If you are anything like me, you’re a giver.
And, you feel other people’s pain, sadness, and happiness.
You make sure other peoples’ needs are met before yours, and you feel guilty for taking any time off for yourself.
But, I bet you didn’t realize that empathy can be hazardous to your health.
In this article, I’ll explain
- What the different types of empathy are from sociological and neurological perspectives.
- How empathy can be hazardous to your health
- Who’s more at risk for detrimental health outcomes
- How empathy can be a tool for healing, and
- What the limitations are
EMPATHY – THE SOCIOLOGICAL PERSPECTIVE:
Empathy is our ability to understand feelings of someone else which gives us the capability of figuring out how to respond to an individual.
There are two types of empathy: Cognitive and Affective.
Cognitive empathy (CE) is understanding what someone is feeling. It helps us formulate appropriate social response to another individual based on a perceived understanding of what he or she might be going through.
Affective empathy (AE) is our ability to feel what someone else is feeling. It “puts ourselves in someone else’s shoes” by mirroring someone else’s emotional state.
Empathy helps cultivate societies. It allows us to imitate others, from both observational and emotional levels and explains why societies can evolve.
For example, women imitated other empowered women in the early 1900s to create a revolution where they earned the right to vote. But, it all started by imitating those few who were brave enough to advocate.
Emotional Contagion: The theory which states emotions can be “contagious.”
Ever notice how the media gets society to react through fear? This can cause all kinds of unnecessary ruckus like gas hoarding, racism, and helicoptering (your kids).
But, emotional contagion can be good thing if it’s based on love.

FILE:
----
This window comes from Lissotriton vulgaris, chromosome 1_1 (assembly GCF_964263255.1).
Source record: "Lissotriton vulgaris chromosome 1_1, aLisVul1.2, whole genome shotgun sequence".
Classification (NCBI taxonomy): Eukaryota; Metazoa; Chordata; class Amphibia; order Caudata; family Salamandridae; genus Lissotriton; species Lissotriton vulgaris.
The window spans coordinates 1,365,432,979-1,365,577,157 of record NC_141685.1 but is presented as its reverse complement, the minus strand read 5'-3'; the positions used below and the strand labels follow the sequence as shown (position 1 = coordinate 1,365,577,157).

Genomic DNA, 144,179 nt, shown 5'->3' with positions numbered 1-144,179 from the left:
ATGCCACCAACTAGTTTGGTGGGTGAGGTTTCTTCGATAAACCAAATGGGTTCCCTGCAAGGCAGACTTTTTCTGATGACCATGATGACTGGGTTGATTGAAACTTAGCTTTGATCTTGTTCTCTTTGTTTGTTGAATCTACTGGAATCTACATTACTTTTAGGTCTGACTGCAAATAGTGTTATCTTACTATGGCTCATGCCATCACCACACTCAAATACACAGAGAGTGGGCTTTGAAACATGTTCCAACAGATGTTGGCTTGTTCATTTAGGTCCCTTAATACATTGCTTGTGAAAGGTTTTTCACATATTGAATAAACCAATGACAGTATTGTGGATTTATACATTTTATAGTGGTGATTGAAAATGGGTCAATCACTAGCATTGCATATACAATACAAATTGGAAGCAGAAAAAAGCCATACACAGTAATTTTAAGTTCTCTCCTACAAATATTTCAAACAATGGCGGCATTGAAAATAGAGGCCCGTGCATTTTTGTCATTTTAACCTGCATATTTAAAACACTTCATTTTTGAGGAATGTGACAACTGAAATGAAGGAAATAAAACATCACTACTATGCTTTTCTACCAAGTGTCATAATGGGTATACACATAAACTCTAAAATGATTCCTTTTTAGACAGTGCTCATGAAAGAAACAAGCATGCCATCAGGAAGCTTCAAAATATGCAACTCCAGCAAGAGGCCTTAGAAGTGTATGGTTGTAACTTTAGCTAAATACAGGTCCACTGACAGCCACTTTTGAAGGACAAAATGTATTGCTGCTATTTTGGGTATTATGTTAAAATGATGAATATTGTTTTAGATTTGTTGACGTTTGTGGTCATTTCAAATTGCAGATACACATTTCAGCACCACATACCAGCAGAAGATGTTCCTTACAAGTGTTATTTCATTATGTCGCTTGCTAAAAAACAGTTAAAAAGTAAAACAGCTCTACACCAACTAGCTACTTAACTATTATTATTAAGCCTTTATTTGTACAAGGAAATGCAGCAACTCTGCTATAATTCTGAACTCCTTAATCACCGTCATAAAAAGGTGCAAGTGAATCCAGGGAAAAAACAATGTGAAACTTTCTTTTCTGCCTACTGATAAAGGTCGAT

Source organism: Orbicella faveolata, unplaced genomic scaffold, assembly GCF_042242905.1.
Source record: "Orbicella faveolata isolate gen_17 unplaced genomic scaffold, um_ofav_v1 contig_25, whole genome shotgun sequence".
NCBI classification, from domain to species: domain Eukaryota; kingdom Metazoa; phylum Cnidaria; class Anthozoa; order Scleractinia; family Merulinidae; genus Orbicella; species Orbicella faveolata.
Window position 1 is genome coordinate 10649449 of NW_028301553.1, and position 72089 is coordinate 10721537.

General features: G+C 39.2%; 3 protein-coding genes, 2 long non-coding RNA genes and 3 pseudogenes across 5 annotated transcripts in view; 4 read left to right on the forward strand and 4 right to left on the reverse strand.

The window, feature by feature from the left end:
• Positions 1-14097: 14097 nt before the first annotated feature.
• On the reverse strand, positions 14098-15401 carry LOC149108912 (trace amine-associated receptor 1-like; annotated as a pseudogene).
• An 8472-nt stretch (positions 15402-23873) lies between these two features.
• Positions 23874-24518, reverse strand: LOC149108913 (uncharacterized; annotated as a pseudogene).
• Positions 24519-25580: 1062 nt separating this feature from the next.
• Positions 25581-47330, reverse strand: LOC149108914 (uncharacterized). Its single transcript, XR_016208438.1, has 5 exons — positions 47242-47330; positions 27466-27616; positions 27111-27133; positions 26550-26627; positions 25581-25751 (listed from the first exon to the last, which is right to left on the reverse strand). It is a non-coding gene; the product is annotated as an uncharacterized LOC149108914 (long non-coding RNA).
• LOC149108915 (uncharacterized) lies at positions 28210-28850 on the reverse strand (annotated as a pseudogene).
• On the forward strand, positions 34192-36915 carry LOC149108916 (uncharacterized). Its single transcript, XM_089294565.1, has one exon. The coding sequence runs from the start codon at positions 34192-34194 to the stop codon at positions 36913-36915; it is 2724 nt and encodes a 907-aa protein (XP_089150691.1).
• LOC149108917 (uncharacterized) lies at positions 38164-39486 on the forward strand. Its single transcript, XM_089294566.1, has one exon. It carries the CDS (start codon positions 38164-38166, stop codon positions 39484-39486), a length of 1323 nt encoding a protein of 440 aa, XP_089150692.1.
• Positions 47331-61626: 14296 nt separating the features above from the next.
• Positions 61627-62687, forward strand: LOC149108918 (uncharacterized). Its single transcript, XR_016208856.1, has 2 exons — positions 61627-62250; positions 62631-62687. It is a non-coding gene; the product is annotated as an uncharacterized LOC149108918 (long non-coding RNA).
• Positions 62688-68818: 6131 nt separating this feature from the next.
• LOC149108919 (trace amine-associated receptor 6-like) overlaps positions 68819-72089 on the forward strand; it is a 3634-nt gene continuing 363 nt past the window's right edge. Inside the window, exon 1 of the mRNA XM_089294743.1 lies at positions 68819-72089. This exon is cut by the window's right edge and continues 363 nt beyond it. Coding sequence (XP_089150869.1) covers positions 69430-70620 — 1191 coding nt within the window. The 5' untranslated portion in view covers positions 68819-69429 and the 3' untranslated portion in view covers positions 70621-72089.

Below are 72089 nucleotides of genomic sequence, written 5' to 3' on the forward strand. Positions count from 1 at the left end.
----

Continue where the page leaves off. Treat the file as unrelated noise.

Researchers tested the different types of empathy and found that when exposed to images depicting threatening situations, areas in the brain lit up that were associated with affective empathy.
Further studies utilized this theory to measure an emotional state of a society by using the susceptible-infected-susceptible disease (SISa) model.
The findings suggested that the rate of someone who is pessimistic had a higher chance of staying pessimistic than individuals who wanted to be happy.
Does this explain why the United States lives in a fear-based society?
EMPATHY – THE NEUROLOGICAL PERSPECTIVE
The key brain structures involved in our ability to empathize are found in the frontal, parietal and temporal lobes, specifically derived from the mirror neuron system (MNS).
The MNS connects to the limbic system (hypothalamus, amygdala, hippocampus, and anterior cingulate cortex) and other associated structures, but not limited to, the prefrontal cortex, insula, and pituitary gland.
The MNS possesses its own neural circuit to code and store how we react to a stimulus.
An fMRI study revealed significant activity in the areas of the brain that encompassed the MNS when exposed to facial expressions, depicting happiness, sadness, angriness, surprise, disgust, and afraid. Subjects were asked to both observe and imitate what they saw. This helped figure how and where the MNS responded.
There was activation of the same hormones and neurotransmitters that were secreted through the fight or flight response.
(There were similar findings when subjects were exposed to the word, “no.”)
When hearing, the word, “yes,” the findings did not detect a stress response in the brain.